And ultimately, he says, responsibility lies with the board to ensure that the right balance is struck between cost optimisation and these other risks and vulnerabilities. Often, he points out, there is a direct connection between poor governance in terms of resilience and sourcing risk, and consequent damage through impaired business continuity and reputational harm.
Disruption and reputational damage
For proof, look no further than businesses such as computer giant Apple and sportswear company Nike, which both suffered supply chain disruption and reputational damage due to exploitative labour relations among suppliers. Or retailers such as Walmart, Benetton, Matalan and Primark, which were sharply criticised by consumer activists after garment factories housed in the nine‑storey Rana Plaza building in Dhaka, Bangladesh, collapsed in April 2013, killing over 1,100 workers.
Nor are these isolated examples. Today’s consumers are increasingly concerned about environmental and labour exploitation issues, and keen to ensure that their purchases aren’t causing harm on the other side of the world. In parts of India and Bangladesh, for instance, the dyeing of textile fabrics—often intended for Western consumers—has caused extensive water pollution through the unregulated dumping of waste water, ruining farmland and contaminating water suppliers. Sustainable sourcing of fish, timber products and edible oils are another “hot button” with consumers.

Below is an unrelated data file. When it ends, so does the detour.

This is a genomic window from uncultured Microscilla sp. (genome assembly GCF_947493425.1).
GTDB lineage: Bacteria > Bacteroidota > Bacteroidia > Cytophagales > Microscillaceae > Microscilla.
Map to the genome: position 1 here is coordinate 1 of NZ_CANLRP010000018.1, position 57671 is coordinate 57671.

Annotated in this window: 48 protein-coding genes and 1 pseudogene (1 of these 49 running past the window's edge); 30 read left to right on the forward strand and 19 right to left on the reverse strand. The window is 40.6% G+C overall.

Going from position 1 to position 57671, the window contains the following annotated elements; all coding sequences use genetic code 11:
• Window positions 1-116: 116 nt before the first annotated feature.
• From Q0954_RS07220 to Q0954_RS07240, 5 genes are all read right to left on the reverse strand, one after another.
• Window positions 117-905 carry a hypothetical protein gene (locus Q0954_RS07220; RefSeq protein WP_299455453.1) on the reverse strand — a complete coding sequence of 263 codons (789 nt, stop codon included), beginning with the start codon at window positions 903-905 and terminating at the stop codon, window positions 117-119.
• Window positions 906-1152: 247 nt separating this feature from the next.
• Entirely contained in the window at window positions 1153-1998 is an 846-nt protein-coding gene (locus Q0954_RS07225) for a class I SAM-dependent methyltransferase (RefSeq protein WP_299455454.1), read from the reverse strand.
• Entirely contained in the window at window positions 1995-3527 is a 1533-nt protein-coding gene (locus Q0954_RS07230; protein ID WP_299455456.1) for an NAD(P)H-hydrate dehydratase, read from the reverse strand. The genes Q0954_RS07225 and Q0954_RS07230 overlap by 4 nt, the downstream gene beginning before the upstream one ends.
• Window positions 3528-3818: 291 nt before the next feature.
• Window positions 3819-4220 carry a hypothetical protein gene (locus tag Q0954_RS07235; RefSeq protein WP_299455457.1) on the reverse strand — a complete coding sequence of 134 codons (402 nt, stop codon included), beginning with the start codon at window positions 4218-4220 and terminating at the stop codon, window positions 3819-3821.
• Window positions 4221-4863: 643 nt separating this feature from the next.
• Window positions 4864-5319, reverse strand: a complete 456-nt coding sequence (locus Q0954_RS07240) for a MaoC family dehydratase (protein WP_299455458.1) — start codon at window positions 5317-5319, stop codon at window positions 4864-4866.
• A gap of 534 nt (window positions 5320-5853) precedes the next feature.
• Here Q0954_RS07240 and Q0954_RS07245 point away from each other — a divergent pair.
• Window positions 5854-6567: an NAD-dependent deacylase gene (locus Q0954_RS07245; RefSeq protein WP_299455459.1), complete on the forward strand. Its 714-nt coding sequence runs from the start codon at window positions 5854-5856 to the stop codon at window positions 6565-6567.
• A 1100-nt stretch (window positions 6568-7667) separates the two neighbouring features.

The bottom line: the wrong sourcing decisions can inflict not only supply chain disruption if things go wrong, but can also inflict reputational damage if consumers’ ethical expectations are not met.
What to do? Start by asking some awkward questions, advises Mazars’ Dalton: often, relatively simple and straightforward questions will turn out to have far-reaching—and disturbing—implications.
“Where are suppliers located—not the headquarters location, but the manufacturing location? What would happen if the business couldn’t source from there anymore? In the case of critical items, where are suppliers’ suppliers located? Is the business over-reliant on one or more suppliers? Is the business over-reliant on one or more particular countries or geographic regions of the world? And are there any emerging geopolitical concerns in respect of trade frictions, tariffs, trade wars, regulatory issues or other impediments to the free movement of goods? These are all useful questions to ask, especially if the answers are unclear or uncertain.”
Resilience and other board concerns
What might be less clear is how to address any resulting concerns, adds Helen Parker, director of Mazars’ business consulting team. And once again, she stresses, it’s often the case that measures taken to improve resilience turn out to usefully tick boxes in terms of other agendas, as well—sustainability, ESG aspirations, consumer concerns in respect of ethical sourcing, and the avoidance of reputational risk in terms of human rights and abusive labour practices.